The Late David Turpin: Romances review – a riposte to culture of toxic masculinity
The Late David Turpin
David Turpin has always been an ambitious artist, willingly combining art with a sense of theatre and showmanship; for him, pop music has never been just about the song.
On past releases, however, his songwriting skills have arguably been overshadowed by pomposity and frustrating showboating. The Dublin musician and screenwriter finds redemption in his latest endeavour, in which he ‘casts’ ten male vocalists to sing his “romantically-fixated after-hours love songs”; essentially, his riposte to the culture of toxic masculinity.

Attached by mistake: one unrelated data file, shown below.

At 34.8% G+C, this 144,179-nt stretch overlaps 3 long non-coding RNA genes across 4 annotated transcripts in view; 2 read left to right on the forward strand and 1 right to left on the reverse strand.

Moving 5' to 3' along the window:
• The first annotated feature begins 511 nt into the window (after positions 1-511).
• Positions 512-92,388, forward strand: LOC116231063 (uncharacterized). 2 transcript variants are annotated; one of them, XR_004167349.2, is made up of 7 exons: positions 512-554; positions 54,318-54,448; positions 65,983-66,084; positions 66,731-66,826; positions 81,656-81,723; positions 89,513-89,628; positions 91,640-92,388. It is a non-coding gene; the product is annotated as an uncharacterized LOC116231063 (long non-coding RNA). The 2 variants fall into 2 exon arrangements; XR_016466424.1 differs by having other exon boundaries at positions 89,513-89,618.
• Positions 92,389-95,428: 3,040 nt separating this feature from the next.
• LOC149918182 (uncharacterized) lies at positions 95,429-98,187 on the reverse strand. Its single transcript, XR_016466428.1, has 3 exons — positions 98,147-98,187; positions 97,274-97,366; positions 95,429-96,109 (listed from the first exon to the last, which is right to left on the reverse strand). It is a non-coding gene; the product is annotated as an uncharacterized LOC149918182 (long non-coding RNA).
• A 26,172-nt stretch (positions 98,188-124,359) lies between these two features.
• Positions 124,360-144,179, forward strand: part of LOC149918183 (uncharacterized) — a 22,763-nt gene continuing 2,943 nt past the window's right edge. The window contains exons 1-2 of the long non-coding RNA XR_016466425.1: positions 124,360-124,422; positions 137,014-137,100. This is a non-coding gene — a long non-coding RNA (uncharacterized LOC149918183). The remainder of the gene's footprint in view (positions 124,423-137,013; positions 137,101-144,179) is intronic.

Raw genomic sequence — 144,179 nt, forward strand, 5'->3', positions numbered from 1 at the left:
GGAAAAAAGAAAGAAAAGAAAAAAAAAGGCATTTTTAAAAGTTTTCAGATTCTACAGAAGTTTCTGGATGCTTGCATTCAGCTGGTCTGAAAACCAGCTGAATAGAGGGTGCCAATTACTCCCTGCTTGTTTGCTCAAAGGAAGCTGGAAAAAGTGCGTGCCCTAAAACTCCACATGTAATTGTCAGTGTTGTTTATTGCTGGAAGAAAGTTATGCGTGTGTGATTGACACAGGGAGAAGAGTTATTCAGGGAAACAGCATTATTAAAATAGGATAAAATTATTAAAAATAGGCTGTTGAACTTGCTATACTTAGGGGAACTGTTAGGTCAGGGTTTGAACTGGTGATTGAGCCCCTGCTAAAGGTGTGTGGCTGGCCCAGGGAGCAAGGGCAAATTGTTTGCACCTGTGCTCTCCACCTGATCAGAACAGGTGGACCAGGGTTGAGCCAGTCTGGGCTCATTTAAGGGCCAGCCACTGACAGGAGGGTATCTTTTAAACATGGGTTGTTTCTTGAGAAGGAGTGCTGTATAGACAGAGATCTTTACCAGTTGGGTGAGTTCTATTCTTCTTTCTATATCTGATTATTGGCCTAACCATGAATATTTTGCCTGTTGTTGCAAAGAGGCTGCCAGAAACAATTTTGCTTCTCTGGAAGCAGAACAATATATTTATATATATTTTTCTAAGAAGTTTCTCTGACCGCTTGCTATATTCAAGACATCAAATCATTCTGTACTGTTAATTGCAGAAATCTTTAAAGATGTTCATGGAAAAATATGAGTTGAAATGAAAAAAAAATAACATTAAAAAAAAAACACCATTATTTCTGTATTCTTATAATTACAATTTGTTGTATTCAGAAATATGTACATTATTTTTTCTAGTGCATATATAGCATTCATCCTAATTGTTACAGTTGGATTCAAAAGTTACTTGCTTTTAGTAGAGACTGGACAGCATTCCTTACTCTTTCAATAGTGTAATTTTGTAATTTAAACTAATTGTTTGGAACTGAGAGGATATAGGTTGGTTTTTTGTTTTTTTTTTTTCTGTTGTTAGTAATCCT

This approach works beautifully. Dundalk artist Elephant brings a winsome tenderness to Concubine; the seductive, sultry disco-pop of Love Shrine and the soulful title track (featuring Nigerian-Irish artist Xona) are highlights, while Kalikrates brazenly asks ‘Will you bite me? Will you hold me?’
Elsewhere, Sack’s Martin McCann pitches a love song between God and Satan on Lucifer and Conor O’Brien covers little-known 1970s folk song Couldn’t Do Without. The most impressive track here is the superb Which Way the Wind, which combines a ‘60s spy soundtrack’ vibe with an eerie synthpop-addled beat, courtesy of Jaime Nanci and Bear Worship.
Perhaps Turpin’s true calling is as a writer, rather than a singer, of pop songs par excellence. Thelatedavidturpin.com